When the going gets tough

I think that we as Christians skip over the immense pain and suffering that Jesus experienced the week leading up to his death. Though there are many stories in between, we tend to move from the shouting Hosannas in church on Palm Sunday to the Hallelujahs of his resurrection on Easter Sunday. Yes, many of us do have a Maundy Thursday meal and even a Good Friday service… but we rarely live with the Gethsemane experience for any length of time.

Immediately following his triumphant entry into Jerusalem, with the crowds cheering and blessing him, Jesus enters into a very dark week. He goes into the temple only to be heart broken and angered by the disrespect and corruption of his father’s house… it should be a place of prayer but instead, it had become a place of deceit, bribery and corruption. Humanity truly needed a savior and he was fully aware of what the price would be.

The following day he was harassed by the chief priests and teachers of the law. They questioned his motives behind his actions. They wondered who gave Jesus the authority to behave the way he did. They threatened him and ridiculed him with poignant hatred, “Who do you think you are?”

The next day, one of his closest friends agreed to betray him and hand him over to the authorities for 30 pieces of silver… the common price of a slave. Perhaps Jesus could have anticipated this from someone else, but one of his own?

The heaviness of what was to come must have been heavy on his heart as he celebrated his last passover meal with the persons he had lived with, taught and loved intensely for the past several years, his disciples.

It was in this immense, dark place that Jesus found himself struggling to pursue God in the garden.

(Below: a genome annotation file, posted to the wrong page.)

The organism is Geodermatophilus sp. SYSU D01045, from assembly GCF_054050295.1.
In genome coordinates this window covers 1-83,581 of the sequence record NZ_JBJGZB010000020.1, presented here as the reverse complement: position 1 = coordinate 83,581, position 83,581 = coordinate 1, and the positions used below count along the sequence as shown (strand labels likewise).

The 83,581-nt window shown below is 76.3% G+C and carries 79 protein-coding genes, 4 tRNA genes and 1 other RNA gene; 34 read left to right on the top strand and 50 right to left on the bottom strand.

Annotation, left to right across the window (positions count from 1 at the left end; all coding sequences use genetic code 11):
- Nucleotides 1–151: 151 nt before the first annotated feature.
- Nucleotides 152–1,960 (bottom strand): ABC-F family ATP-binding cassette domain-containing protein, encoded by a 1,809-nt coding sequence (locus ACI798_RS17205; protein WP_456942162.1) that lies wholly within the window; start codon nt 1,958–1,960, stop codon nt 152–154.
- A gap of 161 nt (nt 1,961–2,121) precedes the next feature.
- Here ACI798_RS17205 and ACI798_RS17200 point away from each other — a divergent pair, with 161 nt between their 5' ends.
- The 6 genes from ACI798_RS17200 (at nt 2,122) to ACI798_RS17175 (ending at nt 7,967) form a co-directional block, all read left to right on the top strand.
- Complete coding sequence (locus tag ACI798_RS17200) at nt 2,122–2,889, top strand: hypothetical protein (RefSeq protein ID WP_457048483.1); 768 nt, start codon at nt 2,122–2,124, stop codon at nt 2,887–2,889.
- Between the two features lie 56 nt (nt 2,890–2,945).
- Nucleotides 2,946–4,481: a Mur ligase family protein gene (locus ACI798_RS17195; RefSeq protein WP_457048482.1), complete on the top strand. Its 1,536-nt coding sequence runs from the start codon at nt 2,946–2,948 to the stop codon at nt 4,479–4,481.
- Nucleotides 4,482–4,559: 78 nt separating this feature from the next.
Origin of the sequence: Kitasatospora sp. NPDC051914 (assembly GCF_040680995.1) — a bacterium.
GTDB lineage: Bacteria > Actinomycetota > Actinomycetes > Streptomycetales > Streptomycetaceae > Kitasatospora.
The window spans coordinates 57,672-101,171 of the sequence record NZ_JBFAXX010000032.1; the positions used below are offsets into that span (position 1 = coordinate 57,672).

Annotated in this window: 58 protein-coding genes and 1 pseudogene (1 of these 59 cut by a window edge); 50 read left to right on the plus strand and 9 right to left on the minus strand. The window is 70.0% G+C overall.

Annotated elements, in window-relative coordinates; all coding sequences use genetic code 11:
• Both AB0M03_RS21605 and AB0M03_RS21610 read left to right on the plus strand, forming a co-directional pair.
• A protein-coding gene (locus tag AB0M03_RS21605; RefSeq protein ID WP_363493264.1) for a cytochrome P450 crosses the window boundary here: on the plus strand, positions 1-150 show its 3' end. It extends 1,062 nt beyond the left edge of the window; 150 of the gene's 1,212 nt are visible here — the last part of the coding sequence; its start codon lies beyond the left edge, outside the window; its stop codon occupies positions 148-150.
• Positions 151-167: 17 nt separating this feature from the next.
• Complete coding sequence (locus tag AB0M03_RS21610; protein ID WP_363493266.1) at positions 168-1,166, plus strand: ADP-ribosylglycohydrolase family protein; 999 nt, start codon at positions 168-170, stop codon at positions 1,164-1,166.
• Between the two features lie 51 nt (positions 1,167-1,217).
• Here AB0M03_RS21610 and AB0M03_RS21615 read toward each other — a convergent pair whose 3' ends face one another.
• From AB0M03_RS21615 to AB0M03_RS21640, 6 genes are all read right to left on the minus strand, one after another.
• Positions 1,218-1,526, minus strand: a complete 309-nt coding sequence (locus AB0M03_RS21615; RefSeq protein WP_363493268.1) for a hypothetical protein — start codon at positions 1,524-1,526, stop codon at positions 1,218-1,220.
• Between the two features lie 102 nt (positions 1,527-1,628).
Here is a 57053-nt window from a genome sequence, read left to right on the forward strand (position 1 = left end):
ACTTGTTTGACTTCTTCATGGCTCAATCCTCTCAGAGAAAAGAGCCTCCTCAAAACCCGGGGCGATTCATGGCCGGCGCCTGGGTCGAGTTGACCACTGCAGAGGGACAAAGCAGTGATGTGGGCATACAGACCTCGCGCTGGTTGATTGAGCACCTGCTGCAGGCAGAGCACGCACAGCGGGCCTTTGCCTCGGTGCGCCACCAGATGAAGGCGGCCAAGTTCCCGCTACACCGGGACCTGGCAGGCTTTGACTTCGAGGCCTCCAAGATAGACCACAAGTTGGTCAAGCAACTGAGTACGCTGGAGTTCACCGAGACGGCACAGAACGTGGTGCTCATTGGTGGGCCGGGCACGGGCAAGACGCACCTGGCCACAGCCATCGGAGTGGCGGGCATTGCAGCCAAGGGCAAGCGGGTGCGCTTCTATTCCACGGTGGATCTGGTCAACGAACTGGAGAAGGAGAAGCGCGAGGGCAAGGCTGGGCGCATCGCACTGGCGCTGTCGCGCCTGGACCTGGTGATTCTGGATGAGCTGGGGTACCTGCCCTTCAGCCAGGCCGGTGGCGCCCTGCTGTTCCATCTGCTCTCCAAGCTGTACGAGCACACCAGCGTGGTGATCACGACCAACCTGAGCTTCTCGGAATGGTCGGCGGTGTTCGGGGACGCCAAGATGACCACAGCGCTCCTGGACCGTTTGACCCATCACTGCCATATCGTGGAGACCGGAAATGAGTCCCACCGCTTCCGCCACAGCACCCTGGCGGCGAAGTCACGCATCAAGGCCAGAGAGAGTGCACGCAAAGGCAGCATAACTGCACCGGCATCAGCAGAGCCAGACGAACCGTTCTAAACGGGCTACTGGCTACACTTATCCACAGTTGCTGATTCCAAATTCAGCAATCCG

We may never have a week like that of Jesus, but many of us do enter into dark and difficult times. We all experience deep disappointment, despair, loneliness, dread, heart brokenness, depression, anxiety… you can fill in the blanks. The question is, what will we do in that dark place?

Jesus pursues God even when he doesn’t want to do what is being asked of him. He surrounds himself with persons who will help him, he prays and waits for God’s assistance, and he relinquishes his desire and control over the situation.

When we find ourselves in difficult times or in a dark night experience we can learn from our Savior who has walked through the darkest of nights. We can share our struggle with one or two close friends, we can sit and pray our laments honestly in God’s presence, and we can relinquish our brokenness and darkness before God knowing that only God can deliver us.

It is comforting to know from the Gospel of Luke that angels of light came to Jesus’ after he prayed. God didn’t take the cup away from Jesus. He would still drink from the cup of death and suffering, but God did come to his aid in the dark night.

What then are we to do? Try to muster up enough strength to take a few baby steps toward others and God and then wait for him to find us.

Waiting with Jesus

As Holy Week draws near, I find myself sitting with Matthew 26:36-53. Jesus has celebrated the passover meal with his disciples and he has gone to the garden to pray. He tells Peter and that his soul is overwhelmed with sorrow to the point of death… and he invites  him to stay  and keep watch.

It intrigues me that Jesus needed community in those final moments. He extended the invitation to three of his disciples and friends to companion him during one of the most difficult and intimate times in his life. How were they to companion? By simply being prayerfully present.